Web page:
Reviewed by: Debbie James
“MAD CITY” is a film about a has-been L.A. TV reporter Max Brackett (Dustin Hoffman) and his up-and-coming assistant Laurie (Mia Kershner) who are at The Museum of Natural History to cover a so-so story when Sam Baily (John Travolta), a simple-minded, gentle man nervously enters the museum hoping to get his job back. He confronts his boss, Mrs. Banks (Blythe Danner) with a shotgun and a duffel bag full of dynamite. He fires the gun “to get her attention” and accidentally shoots a fellow guard. A group of school children also at the museum on a field trip hear the gunshot and start running. The children, by the virtue of “being there,” inadvertently end up as hostages. The injured guard, a black man, stumbles outside, and the media jumps in with a vengeance and claims, among other things, that the shooting was racially motivated.
At first glance, “MAD CITY” appears to be a typical movie about a hostage situation. As the plot unfolds, though, the viewer sees that the movie is really about media politics and ethics (or the lack of). Max Brackett takes advantage of the situation to further his own career. He’s hoping that this story is his big break back to the top. Poor Sam doesn’t seem to have a clue what to do now that this situation is out of control, so Max begins advising Sam on how to milk this incident for all it’s worth. Max manages to get Sam several live interviews (one with Larry King) in hopes of eliciting public sympathy for his plight. This unfolding event attracts the attention of a former associate, hot-shot NYC news anchor Kevin Hollander (Alan Alda), who wants to steal Max’s “glory.”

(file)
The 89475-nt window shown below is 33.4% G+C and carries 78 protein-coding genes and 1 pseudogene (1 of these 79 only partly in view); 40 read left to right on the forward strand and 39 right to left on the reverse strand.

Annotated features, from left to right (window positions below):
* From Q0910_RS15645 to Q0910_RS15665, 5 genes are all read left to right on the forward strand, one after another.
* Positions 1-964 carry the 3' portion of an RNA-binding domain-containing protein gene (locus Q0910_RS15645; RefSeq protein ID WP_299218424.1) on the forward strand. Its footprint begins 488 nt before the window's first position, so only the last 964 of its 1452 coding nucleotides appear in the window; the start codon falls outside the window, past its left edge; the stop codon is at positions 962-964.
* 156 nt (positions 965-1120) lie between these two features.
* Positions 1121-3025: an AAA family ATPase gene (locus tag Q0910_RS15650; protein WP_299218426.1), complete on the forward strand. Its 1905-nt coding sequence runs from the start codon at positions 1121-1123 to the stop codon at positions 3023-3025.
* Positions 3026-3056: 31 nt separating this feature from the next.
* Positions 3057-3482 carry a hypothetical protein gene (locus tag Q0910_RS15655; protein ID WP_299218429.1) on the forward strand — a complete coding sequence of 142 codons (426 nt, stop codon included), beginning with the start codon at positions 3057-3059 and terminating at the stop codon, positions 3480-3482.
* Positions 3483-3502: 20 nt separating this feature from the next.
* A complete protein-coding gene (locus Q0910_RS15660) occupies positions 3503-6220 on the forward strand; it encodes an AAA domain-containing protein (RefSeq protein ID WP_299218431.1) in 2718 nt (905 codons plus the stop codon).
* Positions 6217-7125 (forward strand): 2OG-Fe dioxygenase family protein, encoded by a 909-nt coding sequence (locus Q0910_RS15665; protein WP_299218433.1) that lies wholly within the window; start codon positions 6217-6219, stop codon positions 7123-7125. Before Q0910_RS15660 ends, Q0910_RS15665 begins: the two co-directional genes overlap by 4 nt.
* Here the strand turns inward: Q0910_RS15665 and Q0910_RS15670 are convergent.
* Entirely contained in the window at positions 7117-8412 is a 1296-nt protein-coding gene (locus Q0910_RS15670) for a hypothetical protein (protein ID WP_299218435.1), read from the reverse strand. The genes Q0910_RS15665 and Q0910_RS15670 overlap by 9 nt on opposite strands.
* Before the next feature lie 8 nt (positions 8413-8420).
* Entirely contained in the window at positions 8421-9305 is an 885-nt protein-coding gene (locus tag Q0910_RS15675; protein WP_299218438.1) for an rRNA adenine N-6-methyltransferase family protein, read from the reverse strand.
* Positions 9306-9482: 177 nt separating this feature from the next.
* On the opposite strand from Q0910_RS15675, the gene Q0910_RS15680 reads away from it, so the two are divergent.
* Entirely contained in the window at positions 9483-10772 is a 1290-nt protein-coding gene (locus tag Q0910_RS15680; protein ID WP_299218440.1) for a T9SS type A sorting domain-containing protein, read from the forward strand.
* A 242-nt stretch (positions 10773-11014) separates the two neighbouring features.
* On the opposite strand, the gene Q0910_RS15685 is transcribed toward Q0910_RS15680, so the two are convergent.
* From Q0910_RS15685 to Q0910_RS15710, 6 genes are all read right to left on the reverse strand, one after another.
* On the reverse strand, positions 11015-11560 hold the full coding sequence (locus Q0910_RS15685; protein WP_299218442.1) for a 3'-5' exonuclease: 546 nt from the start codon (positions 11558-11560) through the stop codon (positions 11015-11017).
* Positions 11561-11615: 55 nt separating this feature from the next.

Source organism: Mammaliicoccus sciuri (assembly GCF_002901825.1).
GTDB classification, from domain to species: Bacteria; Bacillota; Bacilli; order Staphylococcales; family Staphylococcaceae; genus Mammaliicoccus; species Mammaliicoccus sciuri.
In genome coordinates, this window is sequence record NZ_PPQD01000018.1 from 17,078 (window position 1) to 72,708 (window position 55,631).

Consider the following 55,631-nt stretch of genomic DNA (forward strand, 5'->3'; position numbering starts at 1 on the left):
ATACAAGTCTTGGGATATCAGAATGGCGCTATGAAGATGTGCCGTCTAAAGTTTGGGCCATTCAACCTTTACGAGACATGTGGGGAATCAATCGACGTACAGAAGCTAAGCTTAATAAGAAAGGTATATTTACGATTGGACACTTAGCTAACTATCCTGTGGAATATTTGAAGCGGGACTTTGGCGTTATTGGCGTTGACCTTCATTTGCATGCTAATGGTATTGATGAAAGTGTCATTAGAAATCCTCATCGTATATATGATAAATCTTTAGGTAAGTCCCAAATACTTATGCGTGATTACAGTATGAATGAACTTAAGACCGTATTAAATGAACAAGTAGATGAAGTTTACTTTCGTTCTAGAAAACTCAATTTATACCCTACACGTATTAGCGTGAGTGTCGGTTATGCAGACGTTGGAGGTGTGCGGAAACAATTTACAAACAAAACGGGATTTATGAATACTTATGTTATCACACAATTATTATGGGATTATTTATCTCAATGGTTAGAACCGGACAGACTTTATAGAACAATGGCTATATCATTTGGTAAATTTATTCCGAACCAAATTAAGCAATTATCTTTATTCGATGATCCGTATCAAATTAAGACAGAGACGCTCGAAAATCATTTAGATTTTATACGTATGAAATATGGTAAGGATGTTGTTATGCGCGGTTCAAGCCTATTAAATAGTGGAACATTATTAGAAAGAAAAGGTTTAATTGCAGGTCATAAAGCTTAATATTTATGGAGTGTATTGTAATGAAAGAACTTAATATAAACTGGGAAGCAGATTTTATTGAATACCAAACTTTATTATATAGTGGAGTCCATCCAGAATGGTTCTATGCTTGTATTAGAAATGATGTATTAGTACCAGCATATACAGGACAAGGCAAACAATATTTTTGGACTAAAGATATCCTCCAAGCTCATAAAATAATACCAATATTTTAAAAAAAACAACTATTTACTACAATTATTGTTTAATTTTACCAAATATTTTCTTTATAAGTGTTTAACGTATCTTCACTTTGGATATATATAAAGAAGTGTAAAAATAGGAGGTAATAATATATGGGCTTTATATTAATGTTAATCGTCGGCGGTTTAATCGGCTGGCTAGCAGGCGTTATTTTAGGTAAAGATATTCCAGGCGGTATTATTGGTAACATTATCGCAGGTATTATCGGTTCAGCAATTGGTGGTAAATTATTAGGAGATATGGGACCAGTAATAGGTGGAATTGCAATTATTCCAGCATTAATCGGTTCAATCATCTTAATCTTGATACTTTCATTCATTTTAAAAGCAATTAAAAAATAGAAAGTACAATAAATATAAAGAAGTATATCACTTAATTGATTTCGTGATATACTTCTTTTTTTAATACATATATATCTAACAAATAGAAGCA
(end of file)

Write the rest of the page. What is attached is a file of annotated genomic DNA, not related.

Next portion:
As far as the quality goes, the actors do an adequate job with the script, but it’s a little on the boring side. Therefore the recommend audience is older teens and adults. Younger teens, while capable of discussing the ethics portrayed, will probably prefer doing something more exciting, like washing the dishes.
Thankfully, the movie is void of sex or nudity, and the violence is brief, limited to only a few scenes. The language is minimal with God’s name misused 5 times, 12 obscenities (one use of the F-word), and an equal number of crude comments, the worst being a brief restroom scene where the Hoffman character uses off-color language, making sexual comments while urinating. On the positive side, Christian elements of churchgoing, love for family, prayer, and forgiveness are scattered throughout the movie and portrayed in a favorable light.
Year of Release—1997